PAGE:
The money from ICE goes into a special revenue fund, along with payments from the U.S. Marshals Service and other entities, that in recent years has paid for a judicial services building, a public safety substation and emergency communication equipment.
“I know there is a group that thinks that ICE should be abolished,” Commissioner Felix Schmiesing said. “Those decisions are way above our pay grade.”
He said the issue is for state and federal officials to decide, adding, “We don’t sentence them, we don’t send them there, we don’t say when they can leave. That’s done by the courts. We just want to make sure we do the best possible job for them and for us while they’re there.”
Shawn Neudauer, a spokesman for ICE, said the agency would not comment on the submission involving the Sherburne County jail unless or until a contract is signed.
County jails with ICE contracts have drawn protests nationally, as critics call for local governments to stop profiting off what they see as an exploitative immigration system. In the Twin Cities, hundreds of protesters have periodically raised their voices against the nation’s immigration system. But in Sherburne County, a politically conservative area where 65% of voters backed Trump, critics have a more limited profile.
During a recent church sermon at Elk River Union Congregational Church, Pastor Robin Raudabaugh had a message for the congregation.
“You will not feel comfortable here if you believe that immigrants are ruining the country, taking jobs and bringing crime and drugs with them,” she said. Some people in Elk River, she later added, take offense to the idea that a Christian church “welcomes immigrants and is proud to stand up and say ‘no’ to the expansion of the Sherburne County jail to detain and house even more immigrants.”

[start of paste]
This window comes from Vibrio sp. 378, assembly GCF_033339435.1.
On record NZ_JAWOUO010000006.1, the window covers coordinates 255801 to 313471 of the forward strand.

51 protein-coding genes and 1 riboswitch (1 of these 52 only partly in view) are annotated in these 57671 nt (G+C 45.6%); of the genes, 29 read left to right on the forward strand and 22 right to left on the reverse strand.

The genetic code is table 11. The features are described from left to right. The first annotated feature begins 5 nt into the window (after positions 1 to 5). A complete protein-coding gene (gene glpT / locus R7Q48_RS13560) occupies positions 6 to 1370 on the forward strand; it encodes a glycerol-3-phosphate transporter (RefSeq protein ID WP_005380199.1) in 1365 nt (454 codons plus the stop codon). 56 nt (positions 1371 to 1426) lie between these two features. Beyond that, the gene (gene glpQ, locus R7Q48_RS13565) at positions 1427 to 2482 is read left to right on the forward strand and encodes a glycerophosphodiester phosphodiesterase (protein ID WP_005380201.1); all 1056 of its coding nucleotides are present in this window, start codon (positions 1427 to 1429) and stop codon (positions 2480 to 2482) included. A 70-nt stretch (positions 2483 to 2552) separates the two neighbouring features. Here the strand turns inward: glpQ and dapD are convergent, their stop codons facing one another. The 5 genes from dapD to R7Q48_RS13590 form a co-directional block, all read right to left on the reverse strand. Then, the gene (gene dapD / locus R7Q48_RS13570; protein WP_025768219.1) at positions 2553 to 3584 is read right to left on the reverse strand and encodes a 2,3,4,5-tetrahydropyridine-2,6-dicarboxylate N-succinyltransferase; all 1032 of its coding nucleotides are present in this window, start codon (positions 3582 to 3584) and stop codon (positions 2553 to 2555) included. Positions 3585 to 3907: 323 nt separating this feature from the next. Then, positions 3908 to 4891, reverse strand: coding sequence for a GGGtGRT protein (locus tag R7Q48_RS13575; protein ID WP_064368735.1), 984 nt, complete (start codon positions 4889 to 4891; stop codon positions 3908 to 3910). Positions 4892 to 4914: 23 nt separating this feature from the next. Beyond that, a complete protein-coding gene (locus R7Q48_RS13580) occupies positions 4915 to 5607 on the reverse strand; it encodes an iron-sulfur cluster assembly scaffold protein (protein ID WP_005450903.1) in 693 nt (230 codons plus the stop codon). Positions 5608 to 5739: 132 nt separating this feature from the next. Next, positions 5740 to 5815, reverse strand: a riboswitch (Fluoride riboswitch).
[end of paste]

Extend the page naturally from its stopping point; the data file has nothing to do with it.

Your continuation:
Freeborn, Carver, Kandiyohi and Nobles counties also have contracts with ICE, but Sherburne County holds 71% of the agency’s detainees in Minnesota, according to records from December 2018.
“I think people have sometimes a belief that the people that we’re housing haven’t committed any crime other than being here illegally, and it’s just not the case,” said Brott.
Federal data compiled by Transactional Records Access Clearinghouse (TRAC) at Syracuse University shows that out of 307 inmates at the Sherburne County jail as of December 2018, 109 had no criminal conviction.
But Brott said that of the 1,500 people detained overall on behalf of ICE for most of last year, three-quarters had previous criminal convictions, including 29 for criminal sexual conduct, 19 for kidnapping, 82 for assault, three for murder and 11 for manslaughter. Roughly half were from Mexico; the rest hailed from 85 different countries.
He said that aside from the small group of opponents, he has not heard from upset members of the community.
Raudabaugh doesn’t think immigration policies are why the area voted for Trump, but “it’s a very politically and religiously conservative county.” She noted that sometimes faith leaders in Minneapolis “really don’t understand how much more complicated it is here in this community.”